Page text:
And yes, Wichita State paid him to go away.

Forget about the Muschamp firing for a moment, because the truly unaffordable and dire situation in college sports is total fan apathy. Ask the Vols. (Side note: Gang, want the level of apathy in and around the Vols program right now? We got like one call on the meltdown loss to Arkansas. One. Think back a decade and that kind of loss would have melted the phone line.)

So if South Carolina officials felt they were there, then I can understand it. Don't agree with it in this fiscal scenario, but at least I can understand it.

As for Marshall, it's so nonsensical that just avoiding the litigation that Marshall's side would have initiated is not good enough to justify close to $8 million in hush money for a man who would have been fired for cause at 99 percent of the jobs in this country.

So, that tells me if some enterprising young journalist wants to win some big awards and move from Wichita to NYC or ESPN, find out the shocking details why the mid-major Shockers felt it was worth roughly a fifth of their close to $40 million athletic budget to keep Gregg Marshall quiet.

Because there is way more to this story, don't you think.  


Kirby, Kirby, Kirby

I want to like Kirby Smart. I think he's a good dude and he's much better in news conferences than most people realize, especially in comparison to a lot of folks who have a microphone in a cliché-driven profession.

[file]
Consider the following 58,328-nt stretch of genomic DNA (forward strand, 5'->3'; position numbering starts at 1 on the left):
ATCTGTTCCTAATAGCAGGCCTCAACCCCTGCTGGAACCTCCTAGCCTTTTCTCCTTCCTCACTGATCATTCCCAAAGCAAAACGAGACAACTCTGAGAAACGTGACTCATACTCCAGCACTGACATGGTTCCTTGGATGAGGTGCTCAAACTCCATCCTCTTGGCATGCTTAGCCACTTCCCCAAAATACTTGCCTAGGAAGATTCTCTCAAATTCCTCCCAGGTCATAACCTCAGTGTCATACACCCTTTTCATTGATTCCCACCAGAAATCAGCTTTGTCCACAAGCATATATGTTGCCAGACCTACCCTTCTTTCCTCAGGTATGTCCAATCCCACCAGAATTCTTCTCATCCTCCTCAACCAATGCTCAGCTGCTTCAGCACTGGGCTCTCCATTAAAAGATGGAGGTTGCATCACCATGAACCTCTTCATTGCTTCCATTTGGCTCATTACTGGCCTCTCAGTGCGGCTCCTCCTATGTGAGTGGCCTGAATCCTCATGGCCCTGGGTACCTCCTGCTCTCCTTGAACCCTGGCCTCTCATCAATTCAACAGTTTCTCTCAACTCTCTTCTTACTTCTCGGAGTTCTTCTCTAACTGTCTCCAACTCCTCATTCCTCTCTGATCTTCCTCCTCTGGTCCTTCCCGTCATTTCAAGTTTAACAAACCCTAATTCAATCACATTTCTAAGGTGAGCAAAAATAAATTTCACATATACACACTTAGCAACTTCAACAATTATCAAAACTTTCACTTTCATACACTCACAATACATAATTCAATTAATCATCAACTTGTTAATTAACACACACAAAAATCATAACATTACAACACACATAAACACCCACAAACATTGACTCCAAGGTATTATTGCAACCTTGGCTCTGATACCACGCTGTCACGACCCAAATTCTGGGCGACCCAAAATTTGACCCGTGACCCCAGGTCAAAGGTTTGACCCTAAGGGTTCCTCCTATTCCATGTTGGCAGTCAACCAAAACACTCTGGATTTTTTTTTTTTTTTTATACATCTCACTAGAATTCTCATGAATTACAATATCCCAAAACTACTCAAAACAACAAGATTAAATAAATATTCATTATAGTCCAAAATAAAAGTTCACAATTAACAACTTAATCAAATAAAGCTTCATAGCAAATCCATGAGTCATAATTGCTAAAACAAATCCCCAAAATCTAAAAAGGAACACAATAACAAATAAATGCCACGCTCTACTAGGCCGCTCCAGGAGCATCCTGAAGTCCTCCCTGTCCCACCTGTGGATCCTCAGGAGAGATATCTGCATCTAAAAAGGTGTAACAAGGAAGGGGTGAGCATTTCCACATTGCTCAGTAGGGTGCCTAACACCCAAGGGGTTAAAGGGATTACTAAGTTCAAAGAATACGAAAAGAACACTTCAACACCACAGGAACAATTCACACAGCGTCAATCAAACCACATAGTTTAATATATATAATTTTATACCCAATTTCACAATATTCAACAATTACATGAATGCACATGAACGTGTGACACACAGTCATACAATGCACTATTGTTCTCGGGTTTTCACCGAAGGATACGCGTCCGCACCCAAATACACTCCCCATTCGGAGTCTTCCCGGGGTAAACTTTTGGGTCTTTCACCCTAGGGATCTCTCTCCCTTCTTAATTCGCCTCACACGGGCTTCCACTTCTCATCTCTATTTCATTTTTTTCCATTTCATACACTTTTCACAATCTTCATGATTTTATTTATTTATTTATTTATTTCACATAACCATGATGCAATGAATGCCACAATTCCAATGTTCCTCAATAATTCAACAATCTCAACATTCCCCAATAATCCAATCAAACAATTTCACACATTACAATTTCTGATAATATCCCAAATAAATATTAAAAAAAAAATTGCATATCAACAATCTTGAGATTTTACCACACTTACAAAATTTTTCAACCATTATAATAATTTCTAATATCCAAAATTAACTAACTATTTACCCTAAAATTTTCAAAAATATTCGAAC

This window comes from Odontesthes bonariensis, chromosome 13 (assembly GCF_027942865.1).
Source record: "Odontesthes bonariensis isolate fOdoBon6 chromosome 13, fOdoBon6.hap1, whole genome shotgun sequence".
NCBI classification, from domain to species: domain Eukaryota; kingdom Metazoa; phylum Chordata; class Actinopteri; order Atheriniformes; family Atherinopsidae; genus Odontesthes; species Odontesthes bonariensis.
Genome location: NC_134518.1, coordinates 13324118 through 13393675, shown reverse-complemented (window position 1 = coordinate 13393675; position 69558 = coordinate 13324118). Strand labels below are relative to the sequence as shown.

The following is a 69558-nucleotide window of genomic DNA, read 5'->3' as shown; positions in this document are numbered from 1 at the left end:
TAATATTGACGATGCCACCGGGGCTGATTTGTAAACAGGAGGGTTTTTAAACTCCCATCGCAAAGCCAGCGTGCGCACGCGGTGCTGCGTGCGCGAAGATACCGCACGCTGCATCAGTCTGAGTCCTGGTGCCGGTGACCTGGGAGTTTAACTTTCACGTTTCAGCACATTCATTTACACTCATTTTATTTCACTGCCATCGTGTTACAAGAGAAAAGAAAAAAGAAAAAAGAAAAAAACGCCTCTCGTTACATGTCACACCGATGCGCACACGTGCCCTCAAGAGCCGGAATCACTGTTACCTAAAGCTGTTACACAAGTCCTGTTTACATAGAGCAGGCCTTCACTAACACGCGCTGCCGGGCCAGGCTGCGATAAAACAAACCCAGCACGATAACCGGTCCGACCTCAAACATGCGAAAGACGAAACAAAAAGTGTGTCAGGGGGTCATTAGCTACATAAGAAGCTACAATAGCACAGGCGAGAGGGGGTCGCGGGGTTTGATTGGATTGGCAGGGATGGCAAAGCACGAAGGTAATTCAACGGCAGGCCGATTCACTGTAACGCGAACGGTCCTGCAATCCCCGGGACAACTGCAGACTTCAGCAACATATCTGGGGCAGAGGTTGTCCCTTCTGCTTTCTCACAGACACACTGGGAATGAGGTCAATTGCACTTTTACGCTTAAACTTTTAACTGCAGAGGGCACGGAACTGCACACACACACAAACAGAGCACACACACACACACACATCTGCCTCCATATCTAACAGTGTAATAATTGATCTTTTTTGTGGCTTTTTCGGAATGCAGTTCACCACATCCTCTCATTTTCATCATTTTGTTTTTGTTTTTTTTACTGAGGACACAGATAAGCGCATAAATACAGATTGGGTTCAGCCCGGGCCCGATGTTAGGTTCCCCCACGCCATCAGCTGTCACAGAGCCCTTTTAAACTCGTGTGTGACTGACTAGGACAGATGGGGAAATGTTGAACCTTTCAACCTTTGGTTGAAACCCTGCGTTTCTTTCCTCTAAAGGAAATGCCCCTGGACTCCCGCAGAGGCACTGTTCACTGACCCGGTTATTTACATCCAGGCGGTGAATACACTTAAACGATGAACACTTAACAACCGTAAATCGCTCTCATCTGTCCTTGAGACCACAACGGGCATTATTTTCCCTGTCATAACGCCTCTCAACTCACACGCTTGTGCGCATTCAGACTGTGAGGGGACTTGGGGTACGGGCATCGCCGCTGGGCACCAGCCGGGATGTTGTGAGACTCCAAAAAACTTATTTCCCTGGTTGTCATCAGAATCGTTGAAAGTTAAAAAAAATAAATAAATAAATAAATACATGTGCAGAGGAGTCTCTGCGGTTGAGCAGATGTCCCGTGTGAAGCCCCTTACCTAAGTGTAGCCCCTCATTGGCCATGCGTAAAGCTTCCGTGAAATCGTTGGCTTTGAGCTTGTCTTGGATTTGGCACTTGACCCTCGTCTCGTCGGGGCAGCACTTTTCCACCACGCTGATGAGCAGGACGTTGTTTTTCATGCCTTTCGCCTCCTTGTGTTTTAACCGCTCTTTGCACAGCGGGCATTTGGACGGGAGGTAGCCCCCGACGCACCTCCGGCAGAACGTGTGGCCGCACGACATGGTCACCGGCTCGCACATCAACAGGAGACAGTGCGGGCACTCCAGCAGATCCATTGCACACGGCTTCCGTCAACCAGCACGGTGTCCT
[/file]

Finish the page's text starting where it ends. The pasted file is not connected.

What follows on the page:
And as he preemptively predicted in his diatribe about players opting out, well, he was dead-bleepin' wrong and in a couple of ways extremely short-sighted in his comments Tuesday after practice.

Here's Coach Smart's rant from TFP college football expert David Paschall's story in today's paper: "I think it will be measured when they get to the next level. Some pundit or critic would say, 'That's easy for you to say. They need to worry about their NFL careers,' but I've learned that those NFL careers are not for long, especially for guys who aren't first-rounders. If you've got a bona fide first-rounder, that's a completely different subject, but that's not the case in a lot of these opt-outs."

Wait, there's more from Smart: "Our kids care about each other, and they want to win. They want to have a productive season. At the end of the day, they want to improve their draft stock. How does it really look to opt out to train and not play? All of the general managers we talk to are going to talk about that. What are they working out for? We don't know if there is going to be a combine or a pro day. What we know is that we play Mississippi State on Saturday, and that's a showcase to go do what you can do."

OK, first, I will be that pundit — and likely won't be the last one — and second-guess Smart's words. It is easy for a coach making millions to say a college kid — and college is about getting ready for your career first and foremost, no? — should share his exact priorities does make it easy for said millionaire coach to have that opinion.

He is right, the NFL careers are not for long for the majority of the players not drafted in the first round. Well, those careers are a heckuva lot shorter than the careers wrecked by injury, never mind the millions of dollars lost in draft position because of those potential injuries.

Ask Marcus Lattimore. Or Jake Butt. Or Jaylen Smith. Or Dominique Easley. Or. you get the idea.  

As for what they are training for? Uh, coach, they are training for the skills the NFL puts great value on at the combine, and yes, the combine is up in the air, but the NFL has stepped on every lilly pad in every step of this time of great unknown.

And the skills in the combine are not the same as the skills used to win games for their million-dollar coaches, rightly or wrongly.

His criticism about how his kids "care for each other" is not fair to the players who have opted out, and quite the passive-aggressive early shot at any Georgia players thinking about doing something similar.